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Whitney-Tisdale sewer project 'progressing very well'

Council approves extra costs for both phases
2018-03-12 Station five MH
Pumping station five at 45 Florence St. in Porcupine. Maija Hoggett/TimminsToday

Work to upgrade the Whitney-Tisdale sanitary sewer system is "progressing very well', according to Timmins director of public works and engineering.

Tuesday, Pat Seguin updated council on the two-phase project to remediate the system servicing Porcupine and South Porcupine.

Council also approved spending an extra $585,454 plus HST for scope changes to both phases.

The additional costs for phase one at pumping station four are: $63,889 for preliminary design of foundation remediation, $48,851 for consolidation testing of foundation remediation, and $266,714 for detailed design of foundation remediation. There is also $206,000 for construction assistance on phase two, which includes pumping stations 1, 2, 3, 5 and 6.

The staff report notes the figure doesn't include construction help for remediation work at pumping station one. Those costs are to be determined.

Work on phase one, building Pumping Station 4 and installing two stormwater equalization tanks at a site on Highway 101 just east of the Whitney Arena, started in 2014. 

Ground-settling and legal issues have contributed to the project not yet being completed

Work at the site stopped in late 2017.

Last summer, the city hired a company to do a geotechnical investigation of the soil near the holding tanks.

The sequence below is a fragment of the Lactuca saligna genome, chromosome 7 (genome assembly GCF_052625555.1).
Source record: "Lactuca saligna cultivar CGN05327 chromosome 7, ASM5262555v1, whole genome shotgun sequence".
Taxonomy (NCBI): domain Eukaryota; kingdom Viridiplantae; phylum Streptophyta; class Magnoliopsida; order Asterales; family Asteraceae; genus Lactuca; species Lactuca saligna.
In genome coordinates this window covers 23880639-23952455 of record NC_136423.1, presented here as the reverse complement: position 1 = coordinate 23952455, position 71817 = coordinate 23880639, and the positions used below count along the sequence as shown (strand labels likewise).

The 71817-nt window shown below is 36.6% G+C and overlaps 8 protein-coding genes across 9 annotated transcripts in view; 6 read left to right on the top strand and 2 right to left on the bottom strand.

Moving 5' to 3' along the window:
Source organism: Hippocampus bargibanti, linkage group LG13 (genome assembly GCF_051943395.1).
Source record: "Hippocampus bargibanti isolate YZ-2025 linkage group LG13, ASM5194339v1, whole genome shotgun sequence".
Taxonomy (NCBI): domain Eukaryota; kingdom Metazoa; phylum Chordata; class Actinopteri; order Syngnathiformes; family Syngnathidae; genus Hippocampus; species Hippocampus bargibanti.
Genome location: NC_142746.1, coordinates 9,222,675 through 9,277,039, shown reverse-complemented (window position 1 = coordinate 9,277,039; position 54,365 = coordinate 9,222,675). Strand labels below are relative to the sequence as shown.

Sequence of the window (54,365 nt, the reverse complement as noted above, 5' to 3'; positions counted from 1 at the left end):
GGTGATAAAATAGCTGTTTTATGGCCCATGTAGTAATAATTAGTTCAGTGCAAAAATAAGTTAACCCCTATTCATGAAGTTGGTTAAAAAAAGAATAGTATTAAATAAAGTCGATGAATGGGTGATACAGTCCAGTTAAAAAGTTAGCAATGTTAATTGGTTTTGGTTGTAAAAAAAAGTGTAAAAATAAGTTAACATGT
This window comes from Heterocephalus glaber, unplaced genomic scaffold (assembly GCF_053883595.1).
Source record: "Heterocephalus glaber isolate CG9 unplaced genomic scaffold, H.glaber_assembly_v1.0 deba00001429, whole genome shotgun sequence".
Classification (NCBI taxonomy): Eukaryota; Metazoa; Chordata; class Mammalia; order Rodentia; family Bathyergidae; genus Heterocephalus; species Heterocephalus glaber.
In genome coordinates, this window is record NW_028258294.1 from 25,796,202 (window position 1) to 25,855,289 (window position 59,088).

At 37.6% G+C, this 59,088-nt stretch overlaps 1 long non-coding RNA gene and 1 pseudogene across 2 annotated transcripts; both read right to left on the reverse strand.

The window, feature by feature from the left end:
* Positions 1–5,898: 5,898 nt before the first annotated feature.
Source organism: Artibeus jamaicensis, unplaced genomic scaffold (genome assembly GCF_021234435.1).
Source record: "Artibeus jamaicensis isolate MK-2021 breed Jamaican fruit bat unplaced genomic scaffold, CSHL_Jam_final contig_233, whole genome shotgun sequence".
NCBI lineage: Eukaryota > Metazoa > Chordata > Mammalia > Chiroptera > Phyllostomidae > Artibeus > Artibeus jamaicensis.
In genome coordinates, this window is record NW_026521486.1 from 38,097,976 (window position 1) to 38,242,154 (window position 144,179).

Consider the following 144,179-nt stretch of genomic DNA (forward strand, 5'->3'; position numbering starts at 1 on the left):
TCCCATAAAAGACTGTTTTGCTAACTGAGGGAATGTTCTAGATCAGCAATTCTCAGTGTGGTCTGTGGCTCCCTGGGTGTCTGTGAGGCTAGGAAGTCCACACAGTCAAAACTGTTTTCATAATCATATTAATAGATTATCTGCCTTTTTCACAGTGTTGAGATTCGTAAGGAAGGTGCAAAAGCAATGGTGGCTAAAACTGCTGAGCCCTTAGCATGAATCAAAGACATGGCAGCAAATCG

“The movement has stopped, so now it’s just a matter of stabilizing so that it’s on sound foundations,” said Seguin after the meeting.

Right now, he said the project is in the design stages to remediate the foundations and stabilize the building.

He expects a final design for the work in about two-and-a-half months.

“There’s geotechnical work to be completed, so drilling on site, with that information they’re going to complete the design,” he said.

While there's no firm date on when the work will be done, he said once the design gets done "we’ll be prepared to come to council and give them a lot of firm details."

Phase two is upgrading the mechanical, electrical and instrumentation systems, along with other work, at the remaining five pump stations. The $16.6-million project was awarded to Northec Construction Ltd. in April 2018.

“That one’s on schedule, it’s on budget, the work’s progressing very well. There’s a little bit of a delay right now because of spring thaw, we don’t want to replace some of the equipment when it’s in some of its highest demand right now,” said Seguin.

Before council talked about the matter, Mayor George Pirie cautioned members that the matter is in litigation and the questions should be related to engineering and technical matters.

There were questions about the total cost of the remediation project. 

Seguin said once the designs are done, it "should give us a very clear picture of costs to complete this project."

He said the total cost won't be known until the project's complete.

Upgrading the system is required for the city to meet a Ministry of Environment and Climate Change (MOECC) director’s order.

The deadline for phase one was Feb. 28, 2018, while the second-phase date is Oct. 31, 2020.

Right now, in Porcupine and South Porcupine, when the system’s capacity is exceeded raw sewage is bypassed into Porcupine Lake.

“The idea is to reduce all those bypasses, so the work will work towards getting rid of all those bypasses,” said Seguin.